Domenic A. in Oakland writes, “I have a medical respiratory condition that makes breathing difficult when wearing personal protective equipment. I was out of town on business staying at a well-known hotel chain. The hotel requires all guests to wear personal protective equipment at all times, unless actively eating or drinking and enforces social distancing requirements. I informed the hotel manager of my medical condition that made wearing personal protective equipment harmful to my health and asked for an accommodation for my medical condition. The manager of the hotel chain refused to accommodate my medical condition and required me to wear my personal protective equipment. Do I have any legal recourse based on the hotel manager’s failure to accommodate my medical disability and requiring me to wear a face covering?”
Domenic, thank you for asking a great question.
The Americans with Disabilities Act, Disability by Public Accommodations and in Commercial Facilities Title III Regulations – 61. 28 CFR Part 36, protects individuals who are targets of discrimination including but not limited to mental and medical disabilities. Determining the existence of discrimination is complicated as we are currently navigating unprecedented waters due to the COVID-19 pandemic.
On June 30, 2020, U.S. Department of Justice Assistant Attorney General for the Civil Rights Division Eric Dreiband issued press release 20-603 warning the public that placards, signs, social media posts and other documents bearing the Department of Justice seal claiming that the Americans with Disabilities Act exempts individuals from face mask requirements are fraudulent. There is no blanket exemption.
On June 18, 2020, Gov. Gavin Newsom ordered all Californians to wear face coverings. As updated on June 29 on the California Department of Public Health website, https://www.cdph.ca.gov/ the following individuals are exempt from wearing a face covering:
• Persons younger than 2 years old. These very young children must not wear a face covering because of the risk of suffocation.
• Persons with a medical condition, mental health condition or disability that prevents wearing a face covering. This includes persons with a medical condition whose wearing a face covering could obstruct breathing; or who are unconscious, incapacitated or otherwise unable to remove a face covering without assistance.
Note: Persons exempted from wearing a face covering due to a medical condition who are employed in a job involving regular contact with others should wear a non-restrictive alternative, such as a face shield with a drape on the bottom edge, as long as their condition permits it.
While there are exemptions to the governor’s mandatory face covering order for those with medical disabilities, in light of the COVID-19 pandemic, if the hotel manager is unable to accommodate any documented medical condition related to personal protective equipment, there is no basis for legal action under these circumstances.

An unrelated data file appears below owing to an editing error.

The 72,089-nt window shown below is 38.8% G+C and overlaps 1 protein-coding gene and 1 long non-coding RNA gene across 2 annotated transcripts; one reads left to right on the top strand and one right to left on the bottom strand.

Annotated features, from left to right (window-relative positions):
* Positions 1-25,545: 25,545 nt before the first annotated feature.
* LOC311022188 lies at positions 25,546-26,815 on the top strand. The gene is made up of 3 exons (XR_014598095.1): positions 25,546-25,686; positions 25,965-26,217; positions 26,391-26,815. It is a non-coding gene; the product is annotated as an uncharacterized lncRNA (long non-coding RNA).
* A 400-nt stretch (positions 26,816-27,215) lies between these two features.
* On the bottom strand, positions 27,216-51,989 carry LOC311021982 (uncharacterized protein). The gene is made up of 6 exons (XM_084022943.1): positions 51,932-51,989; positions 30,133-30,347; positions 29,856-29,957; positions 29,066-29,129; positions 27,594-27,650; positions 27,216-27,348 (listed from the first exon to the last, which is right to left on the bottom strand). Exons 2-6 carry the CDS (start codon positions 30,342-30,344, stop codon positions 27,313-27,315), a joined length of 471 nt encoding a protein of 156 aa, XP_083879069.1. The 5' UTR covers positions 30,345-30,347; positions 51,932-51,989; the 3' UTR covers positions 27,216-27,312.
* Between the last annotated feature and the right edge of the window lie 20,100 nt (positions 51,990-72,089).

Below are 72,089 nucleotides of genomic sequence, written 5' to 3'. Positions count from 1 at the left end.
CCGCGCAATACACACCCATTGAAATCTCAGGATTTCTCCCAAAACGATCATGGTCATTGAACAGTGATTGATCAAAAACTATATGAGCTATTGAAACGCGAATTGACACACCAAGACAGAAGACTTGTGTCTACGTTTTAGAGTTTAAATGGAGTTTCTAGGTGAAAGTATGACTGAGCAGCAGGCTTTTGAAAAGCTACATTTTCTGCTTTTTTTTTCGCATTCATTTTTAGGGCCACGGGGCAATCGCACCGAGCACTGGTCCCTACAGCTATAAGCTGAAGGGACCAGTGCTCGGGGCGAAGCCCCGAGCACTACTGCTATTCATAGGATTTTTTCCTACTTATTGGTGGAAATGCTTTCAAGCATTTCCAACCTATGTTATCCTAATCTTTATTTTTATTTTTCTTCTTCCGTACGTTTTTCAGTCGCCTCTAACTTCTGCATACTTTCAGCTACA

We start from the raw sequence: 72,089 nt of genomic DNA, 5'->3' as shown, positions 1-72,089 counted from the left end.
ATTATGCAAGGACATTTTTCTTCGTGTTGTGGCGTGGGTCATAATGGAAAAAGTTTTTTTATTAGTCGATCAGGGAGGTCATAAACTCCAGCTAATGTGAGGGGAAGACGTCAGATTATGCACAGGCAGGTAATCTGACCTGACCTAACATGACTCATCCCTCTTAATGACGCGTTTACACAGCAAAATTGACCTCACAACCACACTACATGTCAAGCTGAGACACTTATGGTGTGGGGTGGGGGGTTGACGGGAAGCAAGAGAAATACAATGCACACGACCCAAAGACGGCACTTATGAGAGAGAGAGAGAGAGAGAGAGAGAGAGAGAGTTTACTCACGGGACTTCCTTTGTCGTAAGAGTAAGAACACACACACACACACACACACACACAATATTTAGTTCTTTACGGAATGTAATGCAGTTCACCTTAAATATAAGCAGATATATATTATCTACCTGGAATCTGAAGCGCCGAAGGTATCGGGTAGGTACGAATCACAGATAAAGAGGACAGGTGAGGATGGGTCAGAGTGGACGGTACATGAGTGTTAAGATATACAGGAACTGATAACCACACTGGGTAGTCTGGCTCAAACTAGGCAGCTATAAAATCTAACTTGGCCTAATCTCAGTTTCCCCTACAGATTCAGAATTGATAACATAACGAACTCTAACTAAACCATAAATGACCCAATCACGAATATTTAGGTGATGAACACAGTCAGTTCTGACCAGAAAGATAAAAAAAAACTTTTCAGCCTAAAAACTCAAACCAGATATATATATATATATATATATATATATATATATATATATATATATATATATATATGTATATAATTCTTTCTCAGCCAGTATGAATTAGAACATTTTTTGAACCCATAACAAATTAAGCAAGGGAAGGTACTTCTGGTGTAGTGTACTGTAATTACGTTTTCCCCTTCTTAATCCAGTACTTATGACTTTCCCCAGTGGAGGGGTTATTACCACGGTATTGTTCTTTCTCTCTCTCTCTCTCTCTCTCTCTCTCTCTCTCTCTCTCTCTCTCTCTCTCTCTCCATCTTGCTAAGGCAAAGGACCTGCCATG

If you feel your rights have been violated, you may file a federal, state and local complaint form with the appropriate governmental entity listed below.
Jordan V. asks, “My medical condition falls within a class of persons at greater risk for contracting COVID-19 and I have a doctor’s letter documenting this risk. I went to a nationwide grocery store chain during hours designed for high risk shoppers. The store manager refused to give me access, despite my showing the manager the letter my doctor provided. Were my rights violated?
Jordan, thank you for asking an important question.
The Americans with Disabilities Act became law in 1990. The ADA is a civil rights law that prohibits discrimination against individuals with disabilities in all areas of public life, including jobs, schools, transportation, and all public and private places that are open to the general public. The purpose of the law is to make sure that people with disabilities have the same rights and opportunities as everyone else. The ADA gives civil rights protections to individuals with disabilities similar to those provided to individuals on the basis of race, color, sex, national origin, age and religion. It guarantees equal opportunity for individuals with disabilities in public accommodations, employment, transportation, state and local government services and telecommunications.
The specific facts you have described — that despite showing the store manager your medical documentation, you were arbitrarily refused entrance during special hours set aside to shop for a limited number of individuals at high risk for contracting COVID-19 — would be a violation of your rights pursuant to the ADA.
If you feel you experienced discrimination based on a medical condition in violation of Title III, Disability by Public Accommodations and in Commercial Facilities you should contact an attorney experienced in disability rights to explore your rights and discrimination with the following federal, state and local agencies:
U.S. Department of Justice: https://www.ada.gov/t2cmpfrm.htm
State of California, Department of General Services: https://www.documents.dgs.ca.gov/dgs/ADA-form.pdf
City and County of San Francisco: https: //sfgov.org/mod/ada-complaint-request-assistance
Christopher B. Dolan is owner of the Dolan Law Firm. Dianna Albini is a senior trial attorney in our San Francisco office. Email questions and topic suggestions to: email@example.com.
We serve clients across the San Francisco Bay Area and California from our offices in San Francisco, Oakland, and Los Angeles. Our work is no recovery, no free or also referred to as contingency-based. That means we collect no fee unless we obtain money for your damages and injuries.